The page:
The Department of Defense POW/Missing Personnel Office (DPMO) announced today that the remains of a serviceman, missing in action from the Korean War, have been identified and will be returned to his family for burial with full military honors.
Army Cpl. Floyd E. Hooper, 27, of Stratton, Colo., will be buried on Nov. 13 in his hometown. In February 1951, his unit, the 19th Infantry Regiment, 24th Infantry Division, fought against Chinese Communist forces in support of Operation Thunderbolt, an operation to sweep and clear enemy forces occupying areas south of the Han River. Strong enemy forces supported by artillery fire forced his unit to withdraw to a defensive perimeter where he was captured on Feb. 4, 1951, near Yangp'yong, Korea. After the 1953 armistice, it was learned from surviving POWs that he had been held in a POW camp in Suan County, North Korea, and died of malnutrition and dysentery just a few months later.
Between 1991 and 1994, North Korea gave the United States 208 boxes of remains believed to contain the remains of 200-400 servicemen. North Korean documents turned over with one of the boxes indicated the remains were exhumed near Suan County. This location correlates with Hooper's last known location.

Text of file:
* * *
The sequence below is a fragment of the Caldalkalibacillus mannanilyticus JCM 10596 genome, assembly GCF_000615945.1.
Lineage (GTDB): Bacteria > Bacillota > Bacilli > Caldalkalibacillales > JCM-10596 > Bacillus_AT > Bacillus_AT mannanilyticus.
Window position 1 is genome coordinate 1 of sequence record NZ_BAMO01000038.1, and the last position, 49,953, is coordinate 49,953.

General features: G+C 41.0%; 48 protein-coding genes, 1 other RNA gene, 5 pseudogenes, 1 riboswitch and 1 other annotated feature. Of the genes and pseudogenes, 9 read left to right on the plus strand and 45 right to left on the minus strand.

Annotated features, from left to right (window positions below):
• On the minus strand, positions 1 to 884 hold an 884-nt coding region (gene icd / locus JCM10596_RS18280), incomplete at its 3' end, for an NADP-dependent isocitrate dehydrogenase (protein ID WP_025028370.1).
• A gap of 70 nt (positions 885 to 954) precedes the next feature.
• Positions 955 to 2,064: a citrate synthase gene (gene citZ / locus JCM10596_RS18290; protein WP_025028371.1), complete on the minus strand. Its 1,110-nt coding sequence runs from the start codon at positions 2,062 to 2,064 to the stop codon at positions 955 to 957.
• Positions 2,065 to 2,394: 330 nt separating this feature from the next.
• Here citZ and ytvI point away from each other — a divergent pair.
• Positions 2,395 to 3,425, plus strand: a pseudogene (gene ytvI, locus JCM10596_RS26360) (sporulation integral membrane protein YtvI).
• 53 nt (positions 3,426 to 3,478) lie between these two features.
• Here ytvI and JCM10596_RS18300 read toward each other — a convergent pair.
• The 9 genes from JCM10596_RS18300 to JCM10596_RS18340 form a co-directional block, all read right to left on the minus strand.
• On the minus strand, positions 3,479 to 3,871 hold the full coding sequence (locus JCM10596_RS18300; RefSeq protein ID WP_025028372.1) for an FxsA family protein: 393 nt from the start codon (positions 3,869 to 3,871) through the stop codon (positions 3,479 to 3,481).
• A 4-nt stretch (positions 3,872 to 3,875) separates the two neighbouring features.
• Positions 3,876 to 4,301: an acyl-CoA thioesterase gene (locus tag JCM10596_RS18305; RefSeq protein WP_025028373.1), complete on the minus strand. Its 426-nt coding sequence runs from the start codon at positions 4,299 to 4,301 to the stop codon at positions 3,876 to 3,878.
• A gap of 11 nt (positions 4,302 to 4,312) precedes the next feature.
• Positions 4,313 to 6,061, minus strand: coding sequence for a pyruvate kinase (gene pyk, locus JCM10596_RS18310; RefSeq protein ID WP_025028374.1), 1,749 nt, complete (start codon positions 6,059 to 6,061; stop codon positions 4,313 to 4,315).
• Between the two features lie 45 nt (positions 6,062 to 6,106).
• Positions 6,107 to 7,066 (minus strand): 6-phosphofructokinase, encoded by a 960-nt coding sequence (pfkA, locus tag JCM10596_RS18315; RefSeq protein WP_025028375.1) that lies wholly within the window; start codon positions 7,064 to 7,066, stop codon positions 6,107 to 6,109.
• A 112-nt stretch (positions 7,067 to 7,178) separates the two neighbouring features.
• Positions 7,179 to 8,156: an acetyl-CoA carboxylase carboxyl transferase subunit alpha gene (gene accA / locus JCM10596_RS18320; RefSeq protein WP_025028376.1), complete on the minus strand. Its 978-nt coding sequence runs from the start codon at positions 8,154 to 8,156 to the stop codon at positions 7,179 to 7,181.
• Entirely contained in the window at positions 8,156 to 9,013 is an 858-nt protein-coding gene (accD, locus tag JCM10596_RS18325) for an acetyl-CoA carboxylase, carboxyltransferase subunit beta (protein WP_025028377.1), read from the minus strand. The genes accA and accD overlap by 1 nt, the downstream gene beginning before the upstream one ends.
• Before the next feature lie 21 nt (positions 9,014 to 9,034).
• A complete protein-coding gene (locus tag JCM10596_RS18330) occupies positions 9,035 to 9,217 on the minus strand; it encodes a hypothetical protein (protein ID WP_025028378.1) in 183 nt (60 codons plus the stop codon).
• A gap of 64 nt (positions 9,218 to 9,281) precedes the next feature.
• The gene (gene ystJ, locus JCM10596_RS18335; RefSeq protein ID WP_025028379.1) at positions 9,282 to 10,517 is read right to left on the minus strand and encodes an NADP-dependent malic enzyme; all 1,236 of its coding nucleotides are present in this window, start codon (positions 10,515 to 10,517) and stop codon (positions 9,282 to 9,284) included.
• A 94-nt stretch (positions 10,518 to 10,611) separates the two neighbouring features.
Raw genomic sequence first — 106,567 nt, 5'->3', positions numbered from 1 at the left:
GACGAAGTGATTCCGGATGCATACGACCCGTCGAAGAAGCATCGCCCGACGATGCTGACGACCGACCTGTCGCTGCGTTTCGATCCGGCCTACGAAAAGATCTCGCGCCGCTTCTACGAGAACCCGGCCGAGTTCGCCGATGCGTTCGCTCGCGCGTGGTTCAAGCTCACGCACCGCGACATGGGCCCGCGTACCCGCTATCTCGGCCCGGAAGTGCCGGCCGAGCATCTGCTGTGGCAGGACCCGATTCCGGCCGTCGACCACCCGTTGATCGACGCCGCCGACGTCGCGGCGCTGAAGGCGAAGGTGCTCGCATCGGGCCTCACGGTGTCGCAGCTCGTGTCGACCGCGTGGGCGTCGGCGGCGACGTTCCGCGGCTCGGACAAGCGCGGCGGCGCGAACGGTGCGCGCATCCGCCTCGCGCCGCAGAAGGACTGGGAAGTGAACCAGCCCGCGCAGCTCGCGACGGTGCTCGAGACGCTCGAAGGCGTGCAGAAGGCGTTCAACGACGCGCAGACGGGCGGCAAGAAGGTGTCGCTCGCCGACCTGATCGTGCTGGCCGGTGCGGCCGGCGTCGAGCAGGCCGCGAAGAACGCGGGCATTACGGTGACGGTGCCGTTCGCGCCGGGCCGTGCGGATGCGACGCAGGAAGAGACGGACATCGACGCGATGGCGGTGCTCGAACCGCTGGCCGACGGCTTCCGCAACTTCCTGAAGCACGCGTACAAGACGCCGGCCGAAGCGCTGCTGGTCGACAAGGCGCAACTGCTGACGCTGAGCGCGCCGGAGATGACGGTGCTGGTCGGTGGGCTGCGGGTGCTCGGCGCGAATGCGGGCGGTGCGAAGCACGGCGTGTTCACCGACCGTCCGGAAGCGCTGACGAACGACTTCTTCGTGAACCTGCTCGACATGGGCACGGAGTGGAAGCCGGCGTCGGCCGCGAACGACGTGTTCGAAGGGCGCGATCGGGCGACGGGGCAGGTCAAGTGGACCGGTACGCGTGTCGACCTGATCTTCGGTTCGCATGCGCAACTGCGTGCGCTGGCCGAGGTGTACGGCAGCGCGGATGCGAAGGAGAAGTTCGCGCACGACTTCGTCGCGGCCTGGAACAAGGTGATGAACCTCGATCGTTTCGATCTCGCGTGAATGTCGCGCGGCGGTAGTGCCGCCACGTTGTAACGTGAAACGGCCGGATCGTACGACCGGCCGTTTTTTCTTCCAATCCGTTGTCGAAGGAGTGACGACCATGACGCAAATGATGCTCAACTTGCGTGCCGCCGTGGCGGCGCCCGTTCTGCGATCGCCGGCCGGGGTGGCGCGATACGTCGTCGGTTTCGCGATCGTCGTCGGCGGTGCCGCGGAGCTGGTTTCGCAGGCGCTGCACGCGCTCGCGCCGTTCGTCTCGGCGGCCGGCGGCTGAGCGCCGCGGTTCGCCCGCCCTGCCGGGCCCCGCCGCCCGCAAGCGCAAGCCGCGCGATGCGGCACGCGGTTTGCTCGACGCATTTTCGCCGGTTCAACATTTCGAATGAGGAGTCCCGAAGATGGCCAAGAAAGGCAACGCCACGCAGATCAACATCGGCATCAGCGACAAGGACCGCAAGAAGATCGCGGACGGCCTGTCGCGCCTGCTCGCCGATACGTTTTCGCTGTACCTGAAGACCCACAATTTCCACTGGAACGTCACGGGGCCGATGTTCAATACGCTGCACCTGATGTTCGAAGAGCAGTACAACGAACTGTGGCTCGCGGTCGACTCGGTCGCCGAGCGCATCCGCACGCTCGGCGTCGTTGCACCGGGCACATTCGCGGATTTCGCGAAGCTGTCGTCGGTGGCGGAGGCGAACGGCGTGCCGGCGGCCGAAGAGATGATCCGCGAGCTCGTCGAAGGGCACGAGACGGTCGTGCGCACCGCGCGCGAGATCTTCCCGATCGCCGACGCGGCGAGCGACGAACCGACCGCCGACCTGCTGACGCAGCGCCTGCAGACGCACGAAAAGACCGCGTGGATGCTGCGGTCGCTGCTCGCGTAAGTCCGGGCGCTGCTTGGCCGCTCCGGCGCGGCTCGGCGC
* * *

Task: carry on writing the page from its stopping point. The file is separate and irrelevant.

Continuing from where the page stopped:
Analysts from DPMO developed case leads with information spanning more than 58 years. Through interviews with surviving POW eyewitnesses, experts validated circumstances surrounding the soldier's captivity and death, confirming wartime documentation of his loss.
Among other forensic identification tools and circumstantial evidence, scientists from the Joint POW/MIA Accounting Command used dental comparisons and the Armed Forces DNA Identification Laboratory used mitochondrial DNA - which matched that of his brother - in the identification of his remains.
More than 2,000 servicemen died as prisoners of war during the Korean War. With this accounting, more than 8,000 service members still remain missing from the conflict.